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Catholic leader whose organization voted to deny Biden communion caught using gay dating app
via Number 10 / Flickr

The United States Conference of Catholic Bishops (USCCB) approved a measure last month that could pave the way for the Catholic Church to deny President Joe Biden communion. The conservative bishops hope to prevent Biden from participating in the sacred ritual because of his support for abortion rights.

Biden is a devout Catholic who considered becoming a priest in his youth. He rarely misses mass, holds a rosary while making critical decisions, and often quotes scriptures. When asked about the bishops' decision Biden said it is "a private matter and I don't think that's going to happen."

The bishops hope the new guidance would push "Catholics who are cultural, political, or parochial leaders to witness the faith."


Monsignor Jeffrey Burrill, the general secretary of the USCCB, has been forced to step down due to some serious allegations about his private life. Burrill, a priest from Wisconsin, worked for the USCCB for the past five years and was elected general secretary last year.

"On Monday, we became aware of impending media reports alleging possible improper behavior by Msgr. Burrill. What was shared with us did not include allegations of misconduct with minors. However, in order to avoid becoming a distraction to the operations and ongoing work of the Conference, Monsignor has resigned effective immediately," Archbishop Jose Gomez wrote in a memo to U.S. bishops.

The PIllar, a Catholic publication, found evidence that the priest engaged in "serial sexual misconduct." An analysis of Burrill's phone found that it was emitting data signals from Grindr, a location-based hookup app, on a near-daily basis during parts of 2018, 2019, and 2020.

Grindr is an app designed to bring together gay and bisexual men for sexual encounters. Signals showed that he also visited gay bars and private residences associated with the app.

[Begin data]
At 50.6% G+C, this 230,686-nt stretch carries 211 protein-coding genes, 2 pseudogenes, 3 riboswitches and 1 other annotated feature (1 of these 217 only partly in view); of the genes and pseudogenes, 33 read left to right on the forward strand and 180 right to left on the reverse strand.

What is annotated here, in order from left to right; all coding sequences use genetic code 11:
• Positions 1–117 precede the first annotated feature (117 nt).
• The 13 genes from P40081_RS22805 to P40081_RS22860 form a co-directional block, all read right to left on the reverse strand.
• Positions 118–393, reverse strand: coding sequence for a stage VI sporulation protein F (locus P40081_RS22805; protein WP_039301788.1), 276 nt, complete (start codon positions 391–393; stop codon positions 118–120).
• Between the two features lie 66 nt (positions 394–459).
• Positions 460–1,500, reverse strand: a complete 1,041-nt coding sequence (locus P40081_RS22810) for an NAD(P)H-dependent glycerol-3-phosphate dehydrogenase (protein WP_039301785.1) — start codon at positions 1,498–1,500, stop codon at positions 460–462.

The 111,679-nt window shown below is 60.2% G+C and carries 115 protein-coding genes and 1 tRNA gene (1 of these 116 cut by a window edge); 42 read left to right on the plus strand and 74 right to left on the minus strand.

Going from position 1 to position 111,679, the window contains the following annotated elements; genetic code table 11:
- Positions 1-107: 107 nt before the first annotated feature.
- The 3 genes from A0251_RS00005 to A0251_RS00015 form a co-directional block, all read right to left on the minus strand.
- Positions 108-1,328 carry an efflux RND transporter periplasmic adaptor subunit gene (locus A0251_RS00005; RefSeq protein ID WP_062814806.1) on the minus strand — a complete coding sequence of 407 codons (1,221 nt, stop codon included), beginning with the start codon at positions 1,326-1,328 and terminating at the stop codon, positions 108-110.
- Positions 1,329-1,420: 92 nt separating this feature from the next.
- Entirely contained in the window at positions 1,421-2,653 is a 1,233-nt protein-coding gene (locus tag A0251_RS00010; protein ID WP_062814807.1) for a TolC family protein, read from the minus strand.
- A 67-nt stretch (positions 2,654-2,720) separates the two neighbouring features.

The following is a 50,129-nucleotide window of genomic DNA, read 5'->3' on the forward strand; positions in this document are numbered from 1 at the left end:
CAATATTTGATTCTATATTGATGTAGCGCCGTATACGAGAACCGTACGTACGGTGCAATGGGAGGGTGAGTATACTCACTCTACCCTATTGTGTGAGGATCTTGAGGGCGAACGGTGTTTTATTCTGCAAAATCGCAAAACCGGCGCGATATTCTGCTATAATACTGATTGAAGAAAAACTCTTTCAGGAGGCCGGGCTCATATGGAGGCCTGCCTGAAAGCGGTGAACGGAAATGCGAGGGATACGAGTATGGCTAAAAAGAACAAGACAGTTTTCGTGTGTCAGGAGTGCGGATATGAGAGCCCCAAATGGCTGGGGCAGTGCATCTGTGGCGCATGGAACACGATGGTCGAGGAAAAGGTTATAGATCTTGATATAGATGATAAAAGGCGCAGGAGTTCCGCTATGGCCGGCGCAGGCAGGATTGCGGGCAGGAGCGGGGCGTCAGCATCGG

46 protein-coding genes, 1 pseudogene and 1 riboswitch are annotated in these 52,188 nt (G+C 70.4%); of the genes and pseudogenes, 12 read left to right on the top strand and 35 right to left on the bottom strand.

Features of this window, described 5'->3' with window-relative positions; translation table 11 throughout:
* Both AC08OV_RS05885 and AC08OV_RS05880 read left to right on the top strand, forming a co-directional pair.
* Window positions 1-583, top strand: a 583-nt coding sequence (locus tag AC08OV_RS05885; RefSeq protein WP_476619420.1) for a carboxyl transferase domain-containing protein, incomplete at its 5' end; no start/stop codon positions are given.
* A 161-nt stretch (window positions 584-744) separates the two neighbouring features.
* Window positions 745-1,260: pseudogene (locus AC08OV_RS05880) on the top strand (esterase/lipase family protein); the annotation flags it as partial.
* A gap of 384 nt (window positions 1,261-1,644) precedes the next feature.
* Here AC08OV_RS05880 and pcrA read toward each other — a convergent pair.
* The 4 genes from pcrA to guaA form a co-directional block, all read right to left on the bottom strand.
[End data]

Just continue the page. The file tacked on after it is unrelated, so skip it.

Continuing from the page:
While using an app to meet people for sexual encounters shouldn't be frowned upon, it's a big no-no in the Catholic church. Especially for someone in a leadership position.

Friar Thomas Berg, a professor of moral theology at St. Joseph's Seminary in Yonkers, New York, told The Pillar that use of such apps is strictly against Catholic doctrine.

Berg said that "according to canon law and the Church's tradition, clerics are obliged to observe 'perfect and perpetual continence,' as a reflection of what should be our lived pursuit of our spousal relationship with the Church and with Christ."

Homosexuality, along with all sexual activity outside of heterosexual marriage, is considered a sin in Catholic doctrine.

Burrill appears to be an even bigger hypocrite because the USCCB has opposed LGBTQ equality, same-sex adoption, and the development of an LGBTQ suicide hotline. It has also promoted anti-trans legislation.

It always seems to be that the religious folks who judge the harshest always wind up having something to hide. It's a shame that Catholics such as Burrill are forced by doctrine to live their lives in the shadows. But shouldn't that make them more compassionate towards fellow sinners instead of the first to judge?

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"Today I got feeding support from the most unlikely of places, the most surreal moment of my life that had me in tears," Copeland wrote.

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